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Don't blame us for ignoring you.

How naive is the man who wrote into the Evening Chronicle (Tuesday, January 6).

How did he ever pass the exam to be a fireman, and why should he think he should have preferential treatment because of his occupation? Wake up, Mr Fireman, this is the year 2004.

Firstly, everyone knows you must book a taxi days, if not weeks, in advance for New Year's Eve. Secondly, how idiotic to set off walking home in what you describe as deplorable conditions.

And finally, how dare you criticise the public, stating not one single person stopped to give you a lift home. Most people, including myself, would feel frightened if someone tried to flag them down while driving (unless there had been an accident).

So can I suggest next year, Mr Fireman, you wear your red nose, and we'll all look out for you on New Year's Eve and give you a lift home. You're paid to serve the public, we're not paid to taxi you home.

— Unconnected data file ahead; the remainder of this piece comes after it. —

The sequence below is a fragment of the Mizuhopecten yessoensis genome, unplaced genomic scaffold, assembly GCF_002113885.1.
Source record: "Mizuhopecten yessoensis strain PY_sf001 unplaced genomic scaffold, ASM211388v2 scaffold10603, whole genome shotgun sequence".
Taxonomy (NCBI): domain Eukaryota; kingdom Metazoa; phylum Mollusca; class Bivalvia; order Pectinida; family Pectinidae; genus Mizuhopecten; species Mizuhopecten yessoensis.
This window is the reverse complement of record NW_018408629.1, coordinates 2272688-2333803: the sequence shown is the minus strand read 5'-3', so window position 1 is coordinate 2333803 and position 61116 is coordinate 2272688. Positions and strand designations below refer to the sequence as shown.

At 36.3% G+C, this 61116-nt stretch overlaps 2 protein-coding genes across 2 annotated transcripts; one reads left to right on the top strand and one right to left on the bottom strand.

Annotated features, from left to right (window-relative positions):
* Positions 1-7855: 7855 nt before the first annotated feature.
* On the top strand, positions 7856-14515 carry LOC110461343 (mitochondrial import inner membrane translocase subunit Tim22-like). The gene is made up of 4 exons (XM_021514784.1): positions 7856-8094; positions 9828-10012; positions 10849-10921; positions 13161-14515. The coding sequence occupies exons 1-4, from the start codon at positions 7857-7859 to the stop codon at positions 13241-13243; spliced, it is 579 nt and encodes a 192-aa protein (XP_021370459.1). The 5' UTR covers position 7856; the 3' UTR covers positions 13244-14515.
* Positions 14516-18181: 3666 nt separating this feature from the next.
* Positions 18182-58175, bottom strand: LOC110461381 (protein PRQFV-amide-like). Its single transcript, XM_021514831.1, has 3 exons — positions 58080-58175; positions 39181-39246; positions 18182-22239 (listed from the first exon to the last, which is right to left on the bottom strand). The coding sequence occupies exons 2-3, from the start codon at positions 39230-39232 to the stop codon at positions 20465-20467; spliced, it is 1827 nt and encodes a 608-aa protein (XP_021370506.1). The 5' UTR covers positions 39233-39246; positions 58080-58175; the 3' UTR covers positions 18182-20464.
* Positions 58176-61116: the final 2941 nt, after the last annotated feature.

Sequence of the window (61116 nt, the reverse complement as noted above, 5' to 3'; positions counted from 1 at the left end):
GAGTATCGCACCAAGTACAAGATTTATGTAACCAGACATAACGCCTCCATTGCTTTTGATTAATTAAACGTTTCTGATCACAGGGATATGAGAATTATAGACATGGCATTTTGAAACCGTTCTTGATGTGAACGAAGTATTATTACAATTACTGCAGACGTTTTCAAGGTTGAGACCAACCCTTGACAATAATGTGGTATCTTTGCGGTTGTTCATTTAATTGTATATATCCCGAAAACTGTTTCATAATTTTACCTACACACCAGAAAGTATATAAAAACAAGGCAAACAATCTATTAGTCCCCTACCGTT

E WALLS, Cramlington.

Fury over day with no Pink

SATURDAY, January 3, was one of the biggest days in the football calendar - FA Cup third round - yet there was no Football Pink for the second week running - why?

The Evening Chronicle is supposed to be the best for local and national sport - hardly true at the moment.

Let us hope there is no repeat of this dreadful blunder in the years to come.

R BEWICK.

NThe reason we did not publish was simply the fact that because of the time of the year some of our normal outlets closed early on this day and we would have been unable to supply the product on time. Indeed, especially on the 27th, some were not open at all.

Meanwhile, January 3 saw Newcastle United's kick-off time delayed until 5.35pm. This would have meant printing The Pink even later when no outlets were open.

The costs of production meant it was simply not viable to produce The Pink on this day.

Many sports papers throughout the country have either ceased publishing altogether, stopped printing in the summer or print on a Sunday.

I can assure you it is our intention to continue publishing on a Saturday, despite the switching of kick-off times due to TV.

So, despite the fact that Newcastle played Manchester United on Sunday and Fulham on Monday January 19, there will be a Pink this Saturday. We will publish the Pink at normal time on Saturday 24 which means we will not be able to carry a report of Newcastle's match at Liverpool but we will, of course, give you our usual unrivalled service in Monday night's Chronicle.

We have listened and taken your views on board.